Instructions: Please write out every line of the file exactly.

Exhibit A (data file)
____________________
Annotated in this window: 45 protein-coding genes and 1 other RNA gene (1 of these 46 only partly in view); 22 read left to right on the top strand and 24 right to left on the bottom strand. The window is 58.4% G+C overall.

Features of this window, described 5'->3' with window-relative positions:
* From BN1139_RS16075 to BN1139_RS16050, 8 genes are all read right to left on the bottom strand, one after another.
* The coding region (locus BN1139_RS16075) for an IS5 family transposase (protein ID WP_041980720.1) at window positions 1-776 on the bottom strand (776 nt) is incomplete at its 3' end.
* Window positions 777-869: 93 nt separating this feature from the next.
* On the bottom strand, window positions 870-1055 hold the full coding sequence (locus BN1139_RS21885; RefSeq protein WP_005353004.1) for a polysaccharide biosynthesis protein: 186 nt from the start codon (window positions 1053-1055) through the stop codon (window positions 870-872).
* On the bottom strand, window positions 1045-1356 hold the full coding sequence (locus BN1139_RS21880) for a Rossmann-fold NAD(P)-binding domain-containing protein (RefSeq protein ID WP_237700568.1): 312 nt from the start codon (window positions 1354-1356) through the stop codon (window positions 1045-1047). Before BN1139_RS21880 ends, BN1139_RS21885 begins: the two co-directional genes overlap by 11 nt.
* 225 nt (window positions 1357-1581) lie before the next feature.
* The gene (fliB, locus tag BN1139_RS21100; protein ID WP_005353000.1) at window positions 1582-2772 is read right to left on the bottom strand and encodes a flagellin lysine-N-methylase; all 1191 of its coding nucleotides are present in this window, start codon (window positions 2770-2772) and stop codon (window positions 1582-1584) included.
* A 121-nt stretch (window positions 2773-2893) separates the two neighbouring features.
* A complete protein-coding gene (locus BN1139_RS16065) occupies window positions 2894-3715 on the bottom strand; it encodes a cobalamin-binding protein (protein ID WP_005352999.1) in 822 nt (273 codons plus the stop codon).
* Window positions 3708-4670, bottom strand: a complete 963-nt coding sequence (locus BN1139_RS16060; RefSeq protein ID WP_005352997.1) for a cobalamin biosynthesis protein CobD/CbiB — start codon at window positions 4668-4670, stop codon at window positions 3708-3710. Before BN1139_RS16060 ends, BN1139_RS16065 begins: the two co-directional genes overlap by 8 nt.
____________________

Annotated in this window: 45 protein-coding genes and 1 other RNA gene (1 of these 46 only partly in view); 22 read left to right on the top strand and 24 right to left on the bottom strand. The window is 58.4% G+C overall.

Features of this window, described 5'->3' with window-relative positions:
* From BN1139_RS16075 to BN1139_RS16050, 8 genes are all read right to left on the bottom strand, one after another.
* The coding region (locus BN1139_RS16075) for an IS5 family transposase (protein ID WP_041980720.1) at window positions 1-776 on the bottom strand (776 nt) is incomplete at its 3' end.
* Window positions 777-869: 93 nt separating this feature from the next.
* On the bottom strand, window positions 870-1055 hold the full coding sequence (locus BN1139_RS21885; RefSeq protein WP_005353004.1) for a polysaccharide biosynthesis protein: 186 nt from the start codon (window positions 1053-1055) through the stop codon (window positions 870-872).
* On the bottom strand, window positions 1045-1356 hold the full coding sequence (locus BN1139_RS21880) for a Rossmann-fold NAD(P)-binding domain-containing protein (RefSeq protein ID WP_237700568.1): 312 nt from the start codon (window positions 1354-1356) through the stop codon (window positions 1045-1047). Before BN1139_RS21880 ends, BN1139_RS21885 begins: the two co-directional genes overlap by 11 nt.
* 225 nt (window positions 1357-1581) lie before the next feature.
* The gene (fliB, locus tag BN1139_RS21100; protein ID WP_005353000.1) at window positions 1582-2772 is read right to left on the bottom strand and encodes a flagellin lysine-N-methylase; all 1191 of its coding nucleotides are present in this window, start codon (window positions 2770-2772) and stop codon (window positions 1582-1584) included.
* A 121-nt stretch (window positions 2773-2893) separates the two neighbouring features.
* A complete protein-coding gene (locus BN1139_RS16065) occupies window positions 2894-3715 on the bottom strand; it encodes a cobalamin-binding protein (protein ID WP_005352999.1) in 822 nt (273 codons plus the stop codon).
* Window positions 3708-4670, bottom strand: a complete 963-nt coding sequence (locus BN1139_RS16060; RefSeq protein ID WP_005352997.1) for a cobalamin biosynthesis protein CobD/CbiB — start codon at window positions 4668-4670, stop codon at window positions 3708-3710. Before BN1139_RS16060 ends, BN1139_RS16065 begins: the two co-directional genes overlap by 8 nt.